So, readers, do you have any literary pet peeves with exceptions? Any novels that, though they exhibit something you normally hate in a book, you ended up enjoying the novel anyway? I’d love to hear about them!

Jerks & Irks LXIV: Where’s My Easy Button?!?

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The other day I went to the office supply store, Staples. I’ve been to this specific location several times and I hate to say that my experiences haven’t always been pleasurable. I don’t know why I keep going there, but the other day was just as disappointing.

I had three author events last week and all I needed was to print an “Enter to Win” sign I’d made to raffle off a signed paperback copy of Blood in the Paint (since I don’t have the paperback version yet) and a few pages of raffle tickets. Should have been easy-peasy. But it wasn’t.

I entered the store and headed straight for the do-it-yourself printers. I scanned my membership card, inserted my business debit card, and selected the first file from my USB flash drive. The damn machine took almost 7 minutes to tell me that the loading of the preview image had taken too long. Well, no $hit! It had been SEVEN MINUTES! I could have used an Easy Button just then…

So I moseyed on over to the print desk. The man who usually works in this area is 103 years old and I’m surprised he doesn’t think computers are the devil and will steal his ancient soul. (In case you’re wondering, yes, he’s the reason why I originally went to the do-it-yourself area.) Let’s call him Whitey. Not because he’s Caucasian, but because his hair is as white and blinding as snow in the sun. His presence alone justifies an Easy Button, but let’s move on…

Whitey was busy with another customer. Said customer was trying to print a list of several names, in large font, on one sheet of paper. The font said customer wanted was like size 72 or something, and, as one would expect, the last name wouldn’t fit. It would print out on a separate piece of paper. But said customer didn’t want to pay for two sheets of paper. Heaven forbid he should pay the extra TEN CENTS to accommodate his size 72 freaking font. I was forced to stand beside him, thrumming my fingers on the counter, wondering where my Easy Button was…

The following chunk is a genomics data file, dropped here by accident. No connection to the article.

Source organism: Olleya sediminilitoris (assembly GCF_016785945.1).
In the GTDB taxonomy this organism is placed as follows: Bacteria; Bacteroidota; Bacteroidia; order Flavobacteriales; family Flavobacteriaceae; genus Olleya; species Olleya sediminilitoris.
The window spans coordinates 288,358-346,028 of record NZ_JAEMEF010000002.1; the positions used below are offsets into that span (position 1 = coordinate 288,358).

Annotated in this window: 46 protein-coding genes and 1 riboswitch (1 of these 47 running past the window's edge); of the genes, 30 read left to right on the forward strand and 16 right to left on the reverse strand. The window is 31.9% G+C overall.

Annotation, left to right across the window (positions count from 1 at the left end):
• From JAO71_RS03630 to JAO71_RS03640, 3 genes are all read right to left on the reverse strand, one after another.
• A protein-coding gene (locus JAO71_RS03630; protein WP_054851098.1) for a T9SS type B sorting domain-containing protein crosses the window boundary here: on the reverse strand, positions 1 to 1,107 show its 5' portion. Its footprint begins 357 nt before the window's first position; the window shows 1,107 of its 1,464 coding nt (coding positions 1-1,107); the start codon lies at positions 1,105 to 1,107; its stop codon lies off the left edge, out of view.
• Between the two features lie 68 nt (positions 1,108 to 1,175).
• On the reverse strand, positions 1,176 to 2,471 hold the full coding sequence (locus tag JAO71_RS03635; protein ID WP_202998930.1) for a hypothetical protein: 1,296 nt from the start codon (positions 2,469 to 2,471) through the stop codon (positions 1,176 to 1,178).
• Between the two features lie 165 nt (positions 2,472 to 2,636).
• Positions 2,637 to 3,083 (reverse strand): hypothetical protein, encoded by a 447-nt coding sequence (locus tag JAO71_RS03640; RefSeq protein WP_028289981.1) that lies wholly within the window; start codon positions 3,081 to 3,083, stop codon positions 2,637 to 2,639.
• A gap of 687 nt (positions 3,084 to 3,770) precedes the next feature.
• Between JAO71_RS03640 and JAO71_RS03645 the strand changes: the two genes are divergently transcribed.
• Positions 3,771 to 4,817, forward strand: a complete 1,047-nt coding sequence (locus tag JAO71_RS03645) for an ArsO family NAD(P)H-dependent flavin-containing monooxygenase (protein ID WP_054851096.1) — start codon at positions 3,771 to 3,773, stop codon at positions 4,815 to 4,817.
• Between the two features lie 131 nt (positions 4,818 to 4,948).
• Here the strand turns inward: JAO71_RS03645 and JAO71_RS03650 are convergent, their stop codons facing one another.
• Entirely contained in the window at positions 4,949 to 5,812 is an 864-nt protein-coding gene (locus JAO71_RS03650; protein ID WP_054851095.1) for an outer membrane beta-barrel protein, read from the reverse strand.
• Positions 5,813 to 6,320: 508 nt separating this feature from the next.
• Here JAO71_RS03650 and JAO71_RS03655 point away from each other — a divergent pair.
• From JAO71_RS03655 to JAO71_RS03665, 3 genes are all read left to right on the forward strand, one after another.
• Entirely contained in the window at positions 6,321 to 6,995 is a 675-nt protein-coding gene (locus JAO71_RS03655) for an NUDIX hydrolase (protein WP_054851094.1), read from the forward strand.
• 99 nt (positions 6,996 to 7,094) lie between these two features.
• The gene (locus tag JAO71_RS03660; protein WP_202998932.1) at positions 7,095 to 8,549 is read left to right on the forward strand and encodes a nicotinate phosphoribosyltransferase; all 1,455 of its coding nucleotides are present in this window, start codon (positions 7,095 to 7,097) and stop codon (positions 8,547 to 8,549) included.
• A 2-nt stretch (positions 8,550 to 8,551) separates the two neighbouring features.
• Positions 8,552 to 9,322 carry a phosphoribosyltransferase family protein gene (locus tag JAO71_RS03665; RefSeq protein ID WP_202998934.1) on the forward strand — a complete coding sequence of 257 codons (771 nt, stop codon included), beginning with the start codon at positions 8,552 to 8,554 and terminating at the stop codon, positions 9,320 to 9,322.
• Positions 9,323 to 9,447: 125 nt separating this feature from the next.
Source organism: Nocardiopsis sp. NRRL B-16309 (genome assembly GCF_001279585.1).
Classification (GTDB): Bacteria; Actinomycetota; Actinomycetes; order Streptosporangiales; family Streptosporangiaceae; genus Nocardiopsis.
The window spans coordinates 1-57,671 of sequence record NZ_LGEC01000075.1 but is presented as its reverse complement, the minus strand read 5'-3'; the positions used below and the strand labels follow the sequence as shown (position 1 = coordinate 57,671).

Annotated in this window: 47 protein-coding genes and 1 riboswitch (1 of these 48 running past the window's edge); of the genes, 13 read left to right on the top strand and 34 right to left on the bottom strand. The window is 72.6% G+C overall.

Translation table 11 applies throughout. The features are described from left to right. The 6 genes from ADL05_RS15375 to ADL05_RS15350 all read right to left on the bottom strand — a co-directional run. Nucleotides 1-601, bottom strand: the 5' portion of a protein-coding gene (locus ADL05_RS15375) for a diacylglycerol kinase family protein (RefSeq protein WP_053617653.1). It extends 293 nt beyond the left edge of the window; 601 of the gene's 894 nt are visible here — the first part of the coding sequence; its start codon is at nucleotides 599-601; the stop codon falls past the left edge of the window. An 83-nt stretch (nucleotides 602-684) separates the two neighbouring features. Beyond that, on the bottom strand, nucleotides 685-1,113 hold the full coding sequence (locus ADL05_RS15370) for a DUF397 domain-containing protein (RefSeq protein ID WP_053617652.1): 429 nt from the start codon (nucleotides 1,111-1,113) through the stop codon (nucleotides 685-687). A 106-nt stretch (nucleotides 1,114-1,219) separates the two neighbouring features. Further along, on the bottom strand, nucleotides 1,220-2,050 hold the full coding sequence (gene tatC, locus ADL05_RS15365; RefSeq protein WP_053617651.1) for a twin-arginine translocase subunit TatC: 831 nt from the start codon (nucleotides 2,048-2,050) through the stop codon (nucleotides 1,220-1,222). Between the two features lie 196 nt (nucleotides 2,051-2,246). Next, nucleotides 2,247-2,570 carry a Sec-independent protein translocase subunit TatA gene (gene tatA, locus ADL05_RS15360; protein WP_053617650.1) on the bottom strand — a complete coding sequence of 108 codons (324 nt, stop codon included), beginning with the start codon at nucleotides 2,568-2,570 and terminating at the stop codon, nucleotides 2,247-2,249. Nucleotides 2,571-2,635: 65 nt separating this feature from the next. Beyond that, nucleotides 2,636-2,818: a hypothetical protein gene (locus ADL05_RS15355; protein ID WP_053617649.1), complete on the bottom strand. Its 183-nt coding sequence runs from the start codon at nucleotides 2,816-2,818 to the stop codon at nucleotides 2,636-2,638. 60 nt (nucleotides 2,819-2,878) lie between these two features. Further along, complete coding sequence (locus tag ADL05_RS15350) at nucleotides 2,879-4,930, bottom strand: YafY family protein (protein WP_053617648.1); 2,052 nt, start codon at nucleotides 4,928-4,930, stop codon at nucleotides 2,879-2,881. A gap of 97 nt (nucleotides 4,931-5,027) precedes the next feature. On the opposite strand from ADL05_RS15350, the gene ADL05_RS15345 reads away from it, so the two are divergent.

While I waited, I noticed two employees to the right of the print desk, behind a “tech” desk, just shooting the $hit. I know it’s not their area, but I’m willing to bet anyone behind a “tech” desk knows how to pull up a file from a flash drive and print it out. It would have been nice if one of those fellas would have asked if I needed help. There was also a store manager chatting with her associates up front. She could have helped me out. But she didn’t. Maybe if I’d had an Easy Button…

FINALLY, Whitey told the customer how the universe works, told him that the last name would have to print on a second sheet of paper if the font were enlarged so much. The customer walked off in a huff to complete the rest of his shopping and Whitey was able to get to my project. For a second, one glorious second, I thought I was no longer in need of an Easy Button. I was wrong…

Whitey printed out my files. But he accidentally printed them out on better quality paper. At this point, I had been in Staples for almost thirty minutes. I think I actually felt a few new gray hairs sprout from my scalp. As such, I offered to pay whatever the better quality paper cost. It wasn’t card stock for heaven’s sake; how much could it be? (And for the love of everything sacred and holy, where was my EASY BUTTON???) But Whitey refused, seeming flustered by the mishap. He insisted on reprinting my files on the regular paper I had requested, which took so much longer because he was too old to remember the names of the files (because “Enter to Win” and “Enter to Win 2″ were not the helpful file names I had meant them to be), and I had to shout the file names several times before he heard/understood me. Guys, I would have given anything for an Easy Button…

So, have any of you lovely readers experienced any shopping nightmares recently?